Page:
…gotta catch 'em all!

Last week’s launch of the smartphone game “Pokémon GO” has swept the UK faster than you can say “gotta catch ’em all”. The aim of the game is to explore surrounding areas and catch characters that are hiding in real-life locations. Players use GPS signalling and augmented reality to discover the Pokémon. While many herald this app for its benefits to those who may not do much exercise, employers may need to watch staff productivity to ensure that they are not playing the game while they should be working.
Clearly, if an individual is playing Pokémon GO during work time, they will not be performing their duties. Soon after its release, Boeing discovered staff had downloaded the app on more than 100 work phones. As a result, it has issued a ban on its workforce from playing the game during working hours.
Some employers may allow their staff to continue their search for these illusive characters during lunch breaks. However, having staff wander round the office in their breaks looking for a “Squirtle” or “Rattata” is likely to disturb those who are still working. This could also pose a health and safety risk if workers are staring at, and being guided by, their screens and not looking at where they are walking. It is perfectly acceptable for employers to limit workers’ use of the app to areas outside the building to minimise the disruption it could cause.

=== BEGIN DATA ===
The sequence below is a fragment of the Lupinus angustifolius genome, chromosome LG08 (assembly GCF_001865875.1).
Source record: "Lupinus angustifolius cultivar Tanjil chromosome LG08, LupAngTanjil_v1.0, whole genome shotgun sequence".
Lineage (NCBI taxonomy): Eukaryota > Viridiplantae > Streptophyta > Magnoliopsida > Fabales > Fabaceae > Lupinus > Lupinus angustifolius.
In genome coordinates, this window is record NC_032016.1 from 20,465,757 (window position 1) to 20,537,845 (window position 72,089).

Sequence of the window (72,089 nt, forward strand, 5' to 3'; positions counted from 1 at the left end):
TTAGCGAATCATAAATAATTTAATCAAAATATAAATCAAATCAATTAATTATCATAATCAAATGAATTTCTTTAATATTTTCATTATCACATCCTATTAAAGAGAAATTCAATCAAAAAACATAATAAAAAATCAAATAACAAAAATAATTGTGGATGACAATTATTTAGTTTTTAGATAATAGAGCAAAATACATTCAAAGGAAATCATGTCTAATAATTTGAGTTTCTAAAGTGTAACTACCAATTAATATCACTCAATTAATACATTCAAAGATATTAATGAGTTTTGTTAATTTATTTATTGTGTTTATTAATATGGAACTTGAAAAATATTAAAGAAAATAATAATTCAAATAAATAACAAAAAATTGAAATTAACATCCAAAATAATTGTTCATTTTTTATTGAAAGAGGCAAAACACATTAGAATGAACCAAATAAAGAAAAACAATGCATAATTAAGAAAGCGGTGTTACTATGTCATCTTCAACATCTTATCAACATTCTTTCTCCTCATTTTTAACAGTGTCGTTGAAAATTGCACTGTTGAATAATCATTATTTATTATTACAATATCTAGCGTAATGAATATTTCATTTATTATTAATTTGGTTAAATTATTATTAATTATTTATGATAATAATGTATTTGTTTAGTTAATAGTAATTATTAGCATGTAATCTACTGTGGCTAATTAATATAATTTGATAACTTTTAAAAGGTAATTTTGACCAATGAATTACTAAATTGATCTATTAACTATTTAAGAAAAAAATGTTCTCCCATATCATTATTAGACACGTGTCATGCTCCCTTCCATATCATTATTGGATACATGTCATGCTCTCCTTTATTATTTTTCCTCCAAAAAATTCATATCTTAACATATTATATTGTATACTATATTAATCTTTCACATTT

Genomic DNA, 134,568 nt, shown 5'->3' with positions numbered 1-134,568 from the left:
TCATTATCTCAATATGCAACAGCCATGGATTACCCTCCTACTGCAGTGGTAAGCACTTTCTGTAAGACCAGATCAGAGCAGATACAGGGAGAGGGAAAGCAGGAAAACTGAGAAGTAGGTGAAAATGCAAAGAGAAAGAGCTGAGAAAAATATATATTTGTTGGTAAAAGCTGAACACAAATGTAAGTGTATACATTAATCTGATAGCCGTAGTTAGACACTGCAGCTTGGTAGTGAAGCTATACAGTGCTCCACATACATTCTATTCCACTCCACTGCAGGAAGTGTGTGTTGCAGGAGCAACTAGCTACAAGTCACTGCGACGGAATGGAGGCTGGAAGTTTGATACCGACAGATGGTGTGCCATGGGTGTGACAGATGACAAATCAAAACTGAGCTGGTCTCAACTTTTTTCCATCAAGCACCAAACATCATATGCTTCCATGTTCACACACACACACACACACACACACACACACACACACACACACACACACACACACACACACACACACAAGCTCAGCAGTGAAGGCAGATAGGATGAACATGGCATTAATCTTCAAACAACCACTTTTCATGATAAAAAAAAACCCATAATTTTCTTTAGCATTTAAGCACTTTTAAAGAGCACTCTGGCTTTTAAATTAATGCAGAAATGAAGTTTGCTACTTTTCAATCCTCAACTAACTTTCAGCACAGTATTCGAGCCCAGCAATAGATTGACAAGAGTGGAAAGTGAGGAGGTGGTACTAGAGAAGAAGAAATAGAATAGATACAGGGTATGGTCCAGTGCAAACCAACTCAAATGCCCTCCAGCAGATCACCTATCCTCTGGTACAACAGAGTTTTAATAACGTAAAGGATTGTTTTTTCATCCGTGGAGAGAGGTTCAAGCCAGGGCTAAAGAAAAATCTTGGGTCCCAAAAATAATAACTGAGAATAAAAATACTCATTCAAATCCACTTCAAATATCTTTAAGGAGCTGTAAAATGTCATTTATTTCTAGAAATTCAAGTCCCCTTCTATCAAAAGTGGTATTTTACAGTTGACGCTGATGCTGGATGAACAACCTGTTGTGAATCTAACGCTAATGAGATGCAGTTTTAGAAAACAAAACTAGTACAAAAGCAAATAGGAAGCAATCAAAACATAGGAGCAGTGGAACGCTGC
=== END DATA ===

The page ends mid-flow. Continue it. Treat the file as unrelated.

If staff are wasting time interacting with this app instead of working, employers are also within their rights to approach this as a misconduct issue and engage the disciplinary policy. So what should employers do to manage this?

  1. Ensure that social media policies are up to date – while these may not specifically refer to use of the Pokémon GO app, it will set out the employer’s expectations.
  2. Ensure the IT and communications policy comprehensively addresses the use of company resources and how employers will deal with misuse.
  3. Where employees are using personal devices at work, consider including or updating the “bring your own device to work” terms in the IT and communications policy to clarify what will amount to acceptable use.
  4. Should there be any loss of productivity or misuse of company resources, follow the employer’s disciplinary policy, using a consistent approach with all staff.
  5. If employers consider it is a risk to work momentum, send a company-wide email reminding staff that they should not be playing the game instead of working and remind them of the relevant company policies.
  6. Avoid a “knee-jerk” reaction as this is likely to be a passing trend that will decline and be replaced by a new craze.
Michelle Lamb

About Michelle Lamb

Michelle is a senior associate in the Employment team. She advises public and private employers on all aspects of contentious and non-contentious employment law, but specializes in TUPE, change programs, employment aspects of corporate transactions and discrimination complaints. Michelle regularly procures advice from other jurisdictions to support Dentons' multinational client base.

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